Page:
The whole thing was so discouraging that I just gave up on raising geese.  I eventually sold all of them to old man Harry Jenkins.  He would come by and get a few at a time until he got them all.  He paid me two dollars for each one. 
I also had two sheep, Gertrude and Georgia.  I know my oldest two children remember them.  We got Gertrude first then bred her to one of Mr. Henry and Mrs. Georgia Westbrook Peniston’s sheeps. 
Gertrude and Georgia
The following Christmas morning, Georgia was born.  After they got up grown, we gave both Gertrude and Georgia to the Penistons. 
Years later I got some chickens, turkeys and a couple of mallards.  I loved having them out in the yard.  Some of the town folks starting complaining that the roosters crowing in the morning bothered them and woke them up.  Most of the people who complained about the roosters crowing were raised hearing that sound.  Some complained that the chickens scratched their flowers. 
Turkeys in yard
They went to the town council and an ordinance was passed that stated that no one could have chickens, turkeys or ducks in town so I had to get rid of all of them.  I will always believe it was simply about politics.  People who were on the opposite side of me politically seemed to find anything and everything they could to go against me.  I had complaints against my cats and dogs bothering people.  Some of the silliest things I had ever experienced.
Since I’m now out of politics, I have seriously considered buying a bunch of goats and turning them loose here in town.

The following letter was submitted by my father to the Catahoula News Booster after the town council passed the ordinance mentioned above:




TOM (a turkey gobbler) and DONALD (a duck) ALSO COME UNDER THIS 'FOWL' RULING.

Borrowing a phrase from the late Judge Drew, Court of Appeals, Shreveport, Louisiana, in making his decision in a similar case (1945),
"I cannot conceive of a normal person, endowed with ordinary sensibilities and ordinary habits, being greatly discomforted by the announcement of a new day from the well-trained voice of a stately cock, the sound which is used as a symbol of good cheer by many advertisers."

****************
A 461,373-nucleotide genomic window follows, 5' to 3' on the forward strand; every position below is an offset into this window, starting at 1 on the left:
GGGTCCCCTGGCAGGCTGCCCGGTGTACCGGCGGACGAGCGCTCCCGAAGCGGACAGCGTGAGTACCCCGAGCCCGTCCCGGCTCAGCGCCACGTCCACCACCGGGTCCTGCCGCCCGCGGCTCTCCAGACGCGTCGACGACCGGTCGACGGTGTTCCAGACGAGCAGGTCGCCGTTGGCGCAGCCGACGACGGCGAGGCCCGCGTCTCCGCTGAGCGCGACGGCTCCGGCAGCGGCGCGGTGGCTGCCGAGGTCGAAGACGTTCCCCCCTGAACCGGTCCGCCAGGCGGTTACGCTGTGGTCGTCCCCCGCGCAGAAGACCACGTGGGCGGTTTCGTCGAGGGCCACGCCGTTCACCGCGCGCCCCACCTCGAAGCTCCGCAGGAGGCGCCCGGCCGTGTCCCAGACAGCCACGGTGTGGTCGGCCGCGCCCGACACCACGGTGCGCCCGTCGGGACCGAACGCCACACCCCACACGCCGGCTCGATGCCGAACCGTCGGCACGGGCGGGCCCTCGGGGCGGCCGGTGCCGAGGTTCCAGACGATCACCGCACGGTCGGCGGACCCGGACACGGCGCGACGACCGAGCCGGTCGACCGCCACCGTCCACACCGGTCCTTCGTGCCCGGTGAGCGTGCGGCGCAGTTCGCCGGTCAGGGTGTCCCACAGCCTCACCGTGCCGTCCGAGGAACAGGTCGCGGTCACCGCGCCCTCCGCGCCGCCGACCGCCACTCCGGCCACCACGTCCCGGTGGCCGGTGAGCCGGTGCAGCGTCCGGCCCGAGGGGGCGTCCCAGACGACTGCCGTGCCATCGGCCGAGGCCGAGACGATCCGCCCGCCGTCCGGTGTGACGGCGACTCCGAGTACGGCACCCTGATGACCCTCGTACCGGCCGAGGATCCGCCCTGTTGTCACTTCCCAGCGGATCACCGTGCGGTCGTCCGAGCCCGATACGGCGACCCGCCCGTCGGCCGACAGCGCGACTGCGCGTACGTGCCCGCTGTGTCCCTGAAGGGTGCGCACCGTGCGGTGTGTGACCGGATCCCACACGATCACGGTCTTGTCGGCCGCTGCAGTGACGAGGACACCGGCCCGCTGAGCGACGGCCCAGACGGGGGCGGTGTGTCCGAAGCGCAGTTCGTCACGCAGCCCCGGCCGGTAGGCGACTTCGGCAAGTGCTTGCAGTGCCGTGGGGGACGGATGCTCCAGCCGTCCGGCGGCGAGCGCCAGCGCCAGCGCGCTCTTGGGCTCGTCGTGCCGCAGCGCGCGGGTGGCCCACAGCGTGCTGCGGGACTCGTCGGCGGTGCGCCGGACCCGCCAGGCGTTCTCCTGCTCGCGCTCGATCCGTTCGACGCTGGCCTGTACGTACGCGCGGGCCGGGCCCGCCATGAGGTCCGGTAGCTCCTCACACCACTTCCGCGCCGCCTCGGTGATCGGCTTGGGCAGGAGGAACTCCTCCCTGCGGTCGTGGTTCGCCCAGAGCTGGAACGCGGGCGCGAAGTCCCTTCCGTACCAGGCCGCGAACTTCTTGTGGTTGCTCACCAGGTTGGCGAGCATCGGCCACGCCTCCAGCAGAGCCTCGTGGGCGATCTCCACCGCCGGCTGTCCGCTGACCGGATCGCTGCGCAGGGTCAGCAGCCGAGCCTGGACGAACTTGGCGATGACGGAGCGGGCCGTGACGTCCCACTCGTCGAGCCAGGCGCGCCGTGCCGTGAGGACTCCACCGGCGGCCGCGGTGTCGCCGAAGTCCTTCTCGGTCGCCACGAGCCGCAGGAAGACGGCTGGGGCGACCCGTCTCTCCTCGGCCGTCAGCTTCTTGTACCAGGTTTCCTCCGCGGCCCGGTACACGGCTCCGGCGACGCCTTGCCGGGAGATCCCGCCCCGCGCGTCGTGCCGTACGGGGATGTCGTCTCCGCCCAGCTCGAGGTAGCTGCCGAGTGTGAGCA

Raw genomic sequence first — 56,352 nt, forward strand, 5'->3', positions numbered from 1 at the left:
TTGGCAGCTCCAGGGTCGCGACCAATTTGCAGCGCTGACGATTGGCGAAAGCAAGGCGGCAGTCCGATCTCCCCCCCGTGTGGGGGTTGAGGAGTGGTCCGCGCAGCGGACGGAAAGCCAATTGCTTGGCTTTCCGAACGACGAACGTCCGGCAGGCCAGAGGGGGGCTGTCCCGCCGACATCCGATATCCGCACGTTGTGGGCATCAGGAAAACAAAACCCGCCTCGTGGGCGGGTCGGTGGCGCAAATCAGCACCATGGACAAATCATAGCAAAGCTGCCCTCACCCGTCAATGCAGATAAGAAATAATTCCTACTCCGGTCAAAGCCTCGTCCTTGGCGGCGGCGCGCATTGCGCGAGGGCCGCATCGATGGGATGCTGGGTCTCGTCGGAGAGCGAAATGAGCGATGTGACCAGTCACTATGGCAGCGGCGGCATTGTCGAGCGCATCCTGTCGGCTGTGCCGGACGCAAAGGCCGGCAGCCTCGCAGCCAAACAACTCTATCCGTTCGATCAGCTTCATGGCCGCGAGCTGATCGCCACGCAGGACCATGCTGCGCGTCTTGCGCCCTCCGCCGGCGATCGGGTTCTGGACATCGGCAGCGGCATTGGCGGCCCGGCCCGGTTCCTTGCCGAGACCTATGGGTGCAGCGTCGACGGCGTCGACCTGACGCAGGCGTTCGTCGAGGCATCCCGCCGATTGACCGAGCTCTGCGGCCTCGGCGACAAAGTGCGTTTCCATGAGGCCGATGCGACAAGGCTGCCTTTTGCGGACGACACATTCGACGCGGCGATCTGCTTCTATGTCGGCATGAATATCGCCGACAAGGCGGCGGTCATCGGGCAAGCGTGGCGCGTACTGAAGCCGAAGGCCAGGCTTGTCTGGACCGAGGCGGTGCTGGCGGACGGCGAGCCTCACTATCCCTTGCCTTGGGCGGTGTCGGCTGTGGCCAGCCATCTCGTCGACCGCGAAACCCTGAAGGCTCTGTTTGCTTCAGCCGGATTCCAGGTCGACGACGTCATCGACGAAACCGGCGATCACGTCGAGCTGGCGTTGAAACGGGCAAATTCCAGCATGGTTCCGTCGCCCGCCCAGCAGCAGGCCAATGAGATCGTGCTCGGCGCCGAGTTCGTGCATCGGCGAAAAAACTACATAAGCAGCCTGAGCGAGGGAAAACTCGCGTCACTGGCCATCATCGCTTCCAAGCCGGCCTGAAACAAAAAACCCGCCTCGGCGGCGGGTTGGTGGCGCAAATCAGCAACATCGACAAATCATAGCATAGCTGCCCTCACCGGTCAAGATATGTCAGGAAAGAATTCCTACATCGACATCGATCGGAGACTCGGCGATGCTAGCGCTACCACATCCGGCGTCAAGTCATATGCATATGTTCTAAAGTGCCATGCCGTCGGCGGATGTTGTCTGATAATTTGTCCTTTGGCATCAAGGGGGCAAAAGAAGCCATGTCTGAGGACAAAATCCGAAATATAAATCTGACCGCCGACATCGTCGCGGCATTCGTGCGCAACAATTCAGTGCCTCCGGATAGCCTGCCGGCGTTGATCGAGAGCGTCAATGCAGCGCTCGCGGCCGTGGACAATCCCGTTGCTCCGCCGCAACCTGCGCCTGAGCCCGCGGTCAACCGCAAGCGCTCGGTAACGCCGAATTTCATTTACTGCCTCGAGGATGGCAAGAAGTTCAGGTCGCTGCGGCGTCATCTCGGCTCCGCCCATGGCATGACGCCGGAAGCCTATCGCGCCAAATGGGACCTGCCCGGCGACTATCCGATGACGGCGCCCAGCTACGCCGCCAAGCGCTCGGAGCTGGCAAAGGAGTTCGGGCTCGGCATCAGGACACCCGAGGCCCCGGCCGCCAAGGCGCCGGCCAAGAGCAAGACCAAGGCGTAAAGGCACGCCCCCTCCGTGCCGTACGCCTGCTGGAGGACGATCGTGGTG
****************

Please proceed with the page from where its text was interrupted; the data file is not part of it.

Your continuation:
"He has been doing that all over the world since before the year 1, and so far as I can find, no one has until now tried to silence his cheerful greetings."
Big Red and his owner won that one.  Judge Drew ruled "to allow the rooster to continue to crow."
However, since Big Red and his harem in this instance have greatly disturbed some of the Island's citizens with his crowing and the hens scratching for worms, I think it best that Big Red go - along with his harem - including Tom Turkey and Donald Duck.

Quoting again from Judge Drew's decision,
"Although there seems to be nothing impossible in these fast moving times, I doubt if anyone has yet learned how to stop a rooster from crowing in the early morning, other than by wringing its neck."
As I said, Big Red won that court decision in Shreveport, Louisiana back in 1945.  Of course, Shreveport only had a population of 100,000 back in those days. ~ Yours truly, Bruce A. Edmonds

Note:  Parts 1-56 of 'The Stories That Should Be Told' can be found in the Tags List on the right-hand side of the blog.